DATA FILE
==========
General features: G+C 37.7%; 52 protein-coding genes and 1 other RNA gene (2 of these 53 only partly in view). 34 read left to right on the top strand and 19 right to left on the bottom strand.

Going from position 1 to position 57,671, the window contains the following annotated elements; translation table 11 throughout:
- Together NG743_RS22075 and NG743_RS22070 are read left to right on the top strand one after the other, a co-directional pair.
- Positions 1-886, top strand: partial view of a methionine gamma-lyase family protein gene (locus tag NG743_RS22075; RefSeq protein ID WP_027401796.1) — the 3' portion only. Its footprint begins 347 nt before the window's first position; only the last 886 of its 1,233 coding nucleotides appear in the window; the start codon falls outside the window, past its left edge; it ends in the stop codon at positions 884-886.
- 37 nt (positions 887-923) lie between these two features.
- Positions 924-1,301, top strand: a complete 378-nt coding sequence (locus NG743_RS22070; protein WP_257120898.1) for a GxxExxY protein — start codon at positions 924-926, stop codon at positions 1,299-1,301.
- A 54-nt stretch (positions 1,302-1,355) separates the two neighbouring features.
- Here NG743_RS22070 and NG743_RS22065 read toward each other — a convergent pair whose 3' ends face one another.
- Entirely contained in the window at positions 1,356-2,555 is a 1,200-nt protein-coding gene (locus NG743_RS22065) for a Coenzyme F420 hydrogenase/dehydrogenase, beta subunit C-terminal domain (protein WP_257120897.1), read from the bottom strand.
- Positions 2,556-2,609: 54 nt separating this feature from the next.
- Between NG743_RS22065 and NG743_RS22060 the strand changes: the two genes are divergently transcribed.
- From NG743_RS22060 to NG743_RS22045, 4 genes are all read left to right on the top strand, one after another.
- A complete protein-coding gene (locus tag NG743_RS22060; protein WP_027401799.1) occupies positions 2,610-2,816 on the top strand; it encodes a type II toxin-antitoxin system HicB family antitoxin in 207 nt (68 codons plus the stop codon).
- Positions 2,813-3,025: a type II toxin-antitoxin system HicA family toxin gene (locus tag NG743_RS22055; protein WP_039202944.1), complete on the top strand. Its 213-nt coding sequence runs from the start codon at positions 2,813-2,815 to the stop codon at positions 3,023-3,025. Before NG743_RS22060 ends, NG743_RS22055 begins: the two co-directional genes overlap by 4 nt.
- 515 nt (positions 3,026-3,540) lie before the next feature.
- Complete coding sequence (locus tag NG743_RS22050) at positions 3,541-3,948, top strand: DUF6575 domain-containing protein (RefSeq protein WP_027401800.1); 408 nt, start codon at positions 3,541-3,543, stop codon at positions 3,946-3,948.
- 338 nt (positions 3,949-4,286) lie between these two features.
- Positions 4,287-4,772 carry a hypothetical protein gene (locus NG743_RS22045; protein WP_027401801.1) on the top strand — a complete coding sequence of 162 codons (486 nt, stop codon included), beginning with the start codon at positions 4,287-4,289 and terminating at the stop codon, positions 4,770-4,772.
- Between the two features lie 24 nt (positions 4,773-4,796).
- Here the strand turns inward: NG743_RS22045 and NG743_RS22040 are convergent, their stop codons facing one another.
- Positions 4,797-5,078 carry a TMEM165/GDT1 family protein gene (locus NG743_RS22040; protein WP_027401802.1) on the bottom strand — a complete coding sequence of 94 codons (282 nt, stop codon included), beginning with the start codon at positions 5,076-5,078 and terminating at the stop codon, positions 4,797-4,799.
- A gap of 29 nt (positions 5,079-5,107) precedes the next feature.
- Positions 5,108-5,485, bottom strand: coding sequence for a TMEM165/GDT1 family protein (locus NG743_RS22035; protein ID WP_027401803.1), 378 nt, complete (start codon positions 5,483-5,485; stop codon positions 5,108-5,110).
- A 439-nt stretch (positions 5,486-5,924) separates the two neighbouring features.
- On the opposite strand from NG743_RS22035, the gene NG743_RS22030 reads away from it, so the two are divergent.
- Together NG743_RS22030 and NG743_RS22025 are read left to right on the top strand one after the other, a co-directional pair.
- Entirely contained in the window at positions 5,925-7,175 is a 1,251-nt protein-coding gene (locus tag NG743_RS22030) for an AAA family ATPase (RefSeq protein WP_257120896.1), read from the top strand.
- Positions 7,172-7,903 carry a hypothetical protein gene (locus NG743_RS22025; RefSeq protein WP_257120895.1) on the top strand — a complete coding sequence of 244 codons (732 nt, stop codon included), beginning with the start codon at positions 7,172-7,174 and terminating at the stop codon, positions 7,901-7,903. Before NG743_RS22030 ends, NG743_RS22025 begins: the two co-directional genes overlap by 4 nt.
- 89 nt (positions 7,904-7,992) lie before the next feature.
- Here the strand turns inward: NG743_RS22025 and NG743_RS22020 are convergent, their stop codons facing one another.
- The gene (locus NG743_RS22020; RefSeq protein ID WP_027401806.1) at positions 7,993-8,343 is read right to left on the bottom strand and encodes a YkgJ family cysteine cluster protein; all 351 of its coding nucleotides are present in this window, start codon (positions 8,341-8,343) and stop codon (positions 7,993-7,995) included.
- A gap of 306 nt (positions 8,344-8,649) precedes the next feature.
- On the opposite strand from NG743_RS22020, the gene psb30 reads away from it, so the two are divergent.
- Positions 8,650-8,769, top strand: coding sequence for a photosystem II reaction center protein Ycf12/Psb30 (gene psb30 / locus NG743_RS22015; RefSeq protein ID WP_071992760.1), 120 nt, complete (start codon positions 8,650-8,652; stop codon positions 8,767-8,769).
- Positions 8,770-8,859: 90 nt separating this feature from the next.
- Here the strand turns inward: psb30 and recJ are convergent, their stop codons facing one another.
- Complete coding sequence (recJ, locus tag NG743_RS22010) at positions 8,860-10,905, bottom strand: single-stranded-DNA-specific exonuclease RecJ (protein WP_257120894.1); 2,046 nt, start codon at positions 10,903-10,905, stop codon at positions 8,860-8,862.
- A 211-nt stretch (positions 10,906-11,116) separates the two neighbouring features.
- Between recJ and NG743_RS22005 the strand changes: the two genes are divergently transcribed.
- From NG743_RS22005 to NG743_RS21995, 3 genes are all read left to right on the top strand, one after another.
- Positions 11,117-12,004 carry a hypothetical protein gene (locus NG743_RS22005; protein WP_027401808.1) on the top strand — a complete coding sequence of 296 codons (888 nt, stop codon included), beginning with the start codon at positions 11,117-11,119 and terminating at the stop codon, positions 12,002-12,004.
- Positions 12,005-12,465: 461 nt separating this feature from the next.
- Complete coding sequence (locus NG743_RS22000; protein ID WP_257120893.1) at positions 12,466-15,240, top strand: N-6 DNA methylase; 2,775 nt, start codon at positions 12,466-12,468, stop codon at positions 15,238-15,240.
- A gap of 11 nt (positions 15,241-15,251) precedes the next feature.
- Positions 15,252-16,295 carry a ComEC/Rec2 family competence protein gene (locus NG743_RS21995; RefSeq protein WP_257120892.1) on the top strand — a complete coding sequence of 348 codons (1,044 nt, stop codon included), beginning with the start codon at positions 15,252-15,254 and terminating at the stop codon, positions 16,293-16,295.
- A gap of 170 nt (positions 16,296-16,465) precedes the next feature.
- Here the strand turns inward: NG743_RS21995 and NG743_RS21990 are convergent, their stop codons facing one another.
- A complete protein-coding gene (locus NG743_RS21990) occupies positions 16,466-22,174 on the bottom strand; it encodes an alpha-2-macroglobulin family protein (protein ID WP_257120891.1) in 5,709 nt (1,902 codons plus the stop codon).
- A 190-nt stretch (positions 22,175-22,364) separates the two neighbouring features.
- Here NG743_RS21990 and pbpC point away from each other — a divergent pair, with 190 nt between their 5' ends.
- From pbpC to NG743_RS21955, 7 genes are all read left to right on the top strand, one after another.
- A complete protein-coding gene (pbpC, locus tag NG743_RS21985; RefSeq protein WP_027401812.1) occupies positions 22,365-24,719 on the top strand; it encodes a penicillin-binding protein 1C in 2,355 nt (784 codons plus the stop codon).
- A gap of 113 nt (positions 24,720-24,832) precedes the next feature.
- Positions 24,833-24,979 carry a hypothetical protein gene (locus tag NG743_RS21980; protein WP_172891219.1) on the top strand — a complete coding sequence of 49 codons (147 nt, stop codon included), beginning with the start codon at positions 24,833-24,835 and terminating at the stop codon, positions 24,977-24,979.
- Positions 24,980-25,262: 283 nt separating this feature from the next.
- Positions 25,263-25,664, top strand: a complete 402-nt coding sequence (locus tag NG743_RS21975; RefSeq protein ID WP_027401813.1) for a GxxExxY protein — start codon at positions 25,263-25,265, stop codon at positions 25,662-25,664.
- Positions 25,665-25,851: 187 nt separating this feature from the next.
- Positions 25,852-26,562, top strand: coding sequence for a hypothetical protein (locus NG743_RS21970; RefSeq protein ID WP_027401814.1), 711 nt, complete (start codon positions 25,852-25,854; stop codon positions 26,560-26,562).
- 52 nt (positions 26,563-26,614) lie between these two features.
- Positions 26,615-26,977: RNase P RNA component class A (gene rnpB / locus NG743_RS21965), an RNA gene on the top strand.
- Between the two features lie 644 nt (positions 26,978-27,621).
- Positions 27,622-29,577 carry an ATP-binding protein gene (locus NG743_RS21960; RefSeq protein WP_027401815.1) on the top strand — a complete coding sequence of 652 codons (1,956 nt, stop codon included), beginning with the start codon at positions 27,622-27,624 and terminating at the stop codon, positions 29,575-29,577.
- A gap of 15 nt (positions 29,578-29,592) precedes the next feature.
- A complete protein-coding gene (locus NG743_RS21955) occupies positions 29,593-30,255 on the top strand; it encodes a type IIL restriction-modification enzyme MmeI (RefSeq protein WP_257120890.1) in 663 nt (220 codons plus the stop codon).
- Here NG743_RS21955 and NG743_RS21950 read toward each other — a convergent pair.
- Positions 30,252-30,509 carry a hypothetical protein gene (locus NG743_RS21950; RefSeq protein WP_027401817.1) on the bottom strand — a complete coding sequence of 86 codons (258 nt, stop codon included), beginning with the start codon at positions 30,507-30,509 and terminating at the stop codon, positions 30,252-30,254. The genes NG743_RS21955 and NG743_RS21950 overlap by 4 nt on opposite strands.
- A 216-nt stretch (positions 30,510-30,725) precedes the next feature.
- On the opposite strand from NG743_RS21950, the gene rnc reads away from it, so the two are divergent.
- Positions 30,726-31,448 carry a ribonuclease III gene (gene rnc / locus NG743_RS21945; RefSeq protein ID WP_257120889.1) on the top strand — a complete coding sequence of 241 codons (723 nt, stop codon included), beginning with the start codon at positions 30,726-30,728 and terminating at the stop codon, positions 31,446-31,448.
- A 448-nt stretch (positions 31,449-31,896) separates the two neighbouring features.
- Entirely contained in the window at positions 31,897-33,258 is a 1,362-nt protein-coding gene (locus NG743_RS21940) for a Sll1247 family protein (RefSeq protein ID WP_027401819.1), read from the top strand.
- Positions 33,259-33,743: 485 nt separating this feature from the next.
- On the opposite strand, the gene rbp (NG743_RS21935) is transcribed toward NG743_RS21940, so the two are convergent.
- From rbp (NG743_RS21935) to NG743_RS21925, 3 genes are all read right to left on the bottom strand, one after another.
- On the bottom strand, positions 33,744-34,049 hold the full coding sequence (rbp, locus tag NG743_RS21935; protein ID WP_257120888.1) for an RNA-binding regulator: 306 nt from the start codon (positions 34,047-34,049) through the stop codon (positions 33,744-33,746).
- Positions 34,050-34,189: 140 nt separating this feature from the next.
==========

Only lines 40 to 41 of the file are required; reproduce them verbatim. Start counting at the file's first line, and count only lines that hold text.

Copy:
- From NG743_RS22005 to NG743_RS21995, 3 genes are all read left to right on the top strand, one after another.
- Positions 11,117-12,004 carry a hypothetical protein gene (locus NG743_RS22005; protein WP_027401808.1) on the top strand — a complete coding sequence of 296 codons (888 nt, stop codon included), beginning with the start codon at positions 11,117-11,119 and terminating at the stop codon, positions 12,002-12,004.